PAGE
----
In private households, it is predominantly single-room fire units, such as stoves, masonry heaters and tile stoves that are used for heating. In most cases they supplement the central heating system and are often only used occasionally. Around one million households in Germany have a wood-burning central heating facility (log gasification boiler, pellet heating, wood-chip heating, etc.), supplying all rooms with heating via the water-operated central heating system, and usually simultaneously heating the water used for other domestic purposes.
Today, thanks to technical progress, modern biomass installations – such as pellet stoves/pellet boilers, log gasification boilers, and wood chip heating – achieve efficiency grades that in many cases are already significantly over 90 percent. The technical development is remarkable: accordingly, modern installations are achieving efficiency grades around 20 percent higher than wood burning boilers installed 20–30 years ago!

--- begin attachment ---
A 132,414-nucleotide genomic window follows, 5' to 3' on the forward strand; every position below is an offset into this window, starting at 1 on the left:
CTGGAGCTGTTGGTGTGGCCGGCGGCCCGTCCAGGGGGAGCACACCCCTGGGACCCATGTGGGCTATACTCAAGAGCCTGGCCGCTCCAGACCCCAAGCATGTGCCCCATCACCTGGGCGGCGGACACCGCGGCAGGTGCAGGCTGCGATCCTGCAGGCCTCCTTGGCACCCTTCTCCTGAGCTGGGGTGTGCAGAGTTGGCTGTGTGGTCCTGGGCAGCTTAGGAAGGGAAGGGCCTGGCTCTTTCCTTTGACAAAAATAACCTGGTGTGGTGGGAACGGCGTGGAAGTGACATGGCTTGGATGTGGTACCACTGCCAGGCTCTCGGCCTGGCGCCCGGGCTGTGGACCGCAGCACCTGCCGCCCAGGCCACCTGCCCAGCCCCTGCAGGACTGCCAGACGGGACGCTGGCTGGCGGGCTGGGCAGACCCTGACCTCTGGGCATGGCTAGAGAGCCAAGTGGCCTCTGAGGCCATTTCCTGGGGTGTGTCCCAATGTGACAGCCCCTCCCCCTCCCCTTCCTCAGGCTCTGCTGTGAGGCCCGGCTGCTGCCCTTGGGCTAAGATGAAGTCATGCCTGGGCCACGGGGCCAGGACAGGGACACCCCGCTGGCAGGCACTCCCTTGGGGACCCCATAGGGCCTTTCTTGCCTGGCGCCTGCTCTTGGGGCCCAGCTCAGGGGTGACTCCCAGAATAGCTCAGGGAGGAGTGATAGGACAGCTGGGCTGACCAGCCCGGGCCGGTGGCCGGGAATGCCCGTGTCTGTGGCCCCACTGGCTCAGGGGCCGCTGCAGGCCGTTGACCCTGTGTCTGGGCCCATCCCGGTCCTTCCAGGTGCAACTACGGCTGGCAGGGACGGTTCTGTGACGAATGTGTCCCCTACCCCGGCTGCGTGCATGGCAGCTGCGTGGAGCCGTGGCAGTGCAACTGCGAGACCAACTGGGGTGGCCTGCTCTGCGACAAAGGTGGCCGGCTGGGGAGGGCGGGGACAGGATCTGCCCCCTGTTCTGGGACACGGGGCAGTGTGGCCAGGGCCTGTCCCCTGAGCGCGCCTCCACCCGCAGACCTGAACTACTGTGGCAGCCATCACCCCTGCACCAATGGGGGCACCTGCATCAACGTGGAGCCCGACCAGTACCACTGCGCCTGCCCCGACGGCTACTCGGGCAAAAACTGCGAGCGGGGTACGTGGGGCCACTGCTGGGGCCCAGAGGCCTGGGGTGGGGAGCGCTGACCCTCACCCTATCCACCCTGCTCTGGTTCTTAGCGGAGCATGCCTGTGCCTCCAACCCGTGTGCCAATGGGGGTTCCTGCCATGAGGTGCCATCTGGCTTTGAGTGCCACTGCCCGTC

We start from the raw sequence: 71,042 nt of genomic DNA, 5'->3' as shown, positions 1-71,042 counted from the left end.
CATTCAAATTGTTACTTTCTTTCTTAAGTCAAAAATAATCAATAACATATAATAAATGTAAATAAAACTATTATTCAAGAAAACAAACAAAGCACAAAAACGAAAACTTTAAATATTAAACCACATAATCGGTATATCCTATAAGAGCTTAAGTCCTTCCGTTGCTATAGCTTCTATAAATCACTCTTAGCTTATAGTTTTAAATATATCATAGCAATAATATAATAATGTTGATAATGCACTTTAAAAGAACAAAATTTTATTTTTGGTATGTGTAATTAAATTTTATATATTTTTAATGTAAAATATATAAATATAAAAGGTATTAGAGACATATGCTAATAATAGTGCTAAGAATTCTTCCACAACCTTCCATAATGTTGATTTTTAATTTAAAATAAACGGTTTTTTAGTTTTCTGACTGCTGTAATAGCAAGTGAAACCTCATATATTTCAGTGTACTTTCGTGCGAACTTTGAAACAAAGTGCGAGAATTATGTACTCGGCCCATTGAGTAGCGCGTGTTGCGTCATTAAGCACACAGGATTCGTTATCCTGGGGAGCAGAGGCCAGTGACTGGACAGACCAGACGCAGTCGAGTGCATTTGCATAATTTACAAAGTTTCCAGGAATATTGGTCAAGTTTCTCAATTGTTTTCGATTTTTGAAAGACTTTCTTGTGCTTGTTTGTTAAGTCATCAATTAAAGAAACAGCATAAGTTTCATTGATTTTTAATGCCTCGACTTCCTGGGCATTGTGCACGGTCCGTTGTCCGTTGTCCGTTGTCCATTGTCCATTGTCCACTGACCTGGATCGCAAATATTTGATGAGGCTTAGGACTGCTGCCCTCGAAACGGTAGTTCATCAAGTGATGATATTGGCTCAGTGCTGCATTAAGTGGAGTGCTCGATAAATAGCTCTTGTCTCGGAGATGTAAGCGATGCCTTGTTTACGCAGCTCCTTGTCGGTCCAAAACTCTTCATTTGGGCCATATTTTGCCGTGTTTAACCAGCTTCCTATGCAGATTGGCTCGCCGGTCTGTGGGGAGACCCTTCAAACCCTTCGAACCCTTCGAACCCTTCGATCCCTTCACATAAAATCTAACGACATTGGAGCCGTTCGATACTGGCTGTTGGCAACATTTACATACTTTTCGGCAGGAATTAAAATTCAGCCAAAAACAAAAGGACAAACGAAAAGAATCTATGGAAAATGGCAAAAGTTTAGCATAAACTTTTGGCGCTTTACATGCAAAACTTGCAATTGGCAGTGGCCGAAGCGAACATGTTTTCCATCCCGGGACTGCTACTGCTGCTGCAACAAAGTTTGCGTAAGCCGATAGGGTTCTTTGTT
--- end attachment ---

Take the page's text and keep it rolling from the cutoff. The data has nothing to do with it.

Yet the further development and optimisation of combustion chambers and combustion systems, as well as of the control and adjustment of the combustion process used in stoves and boilers, has not solely led to greater efficiency in wood burning. Modern wood burning systems are characterised by very low emissions of particulate matter, carbon monoxide and nitrogen oxides. Legal regulations (Small Firing Installations Ordinance/ Kleinfeuerungsanlagenverordnung) order minimum efficiency grades and significantly stricter emission requirements for single room or single-area fire units.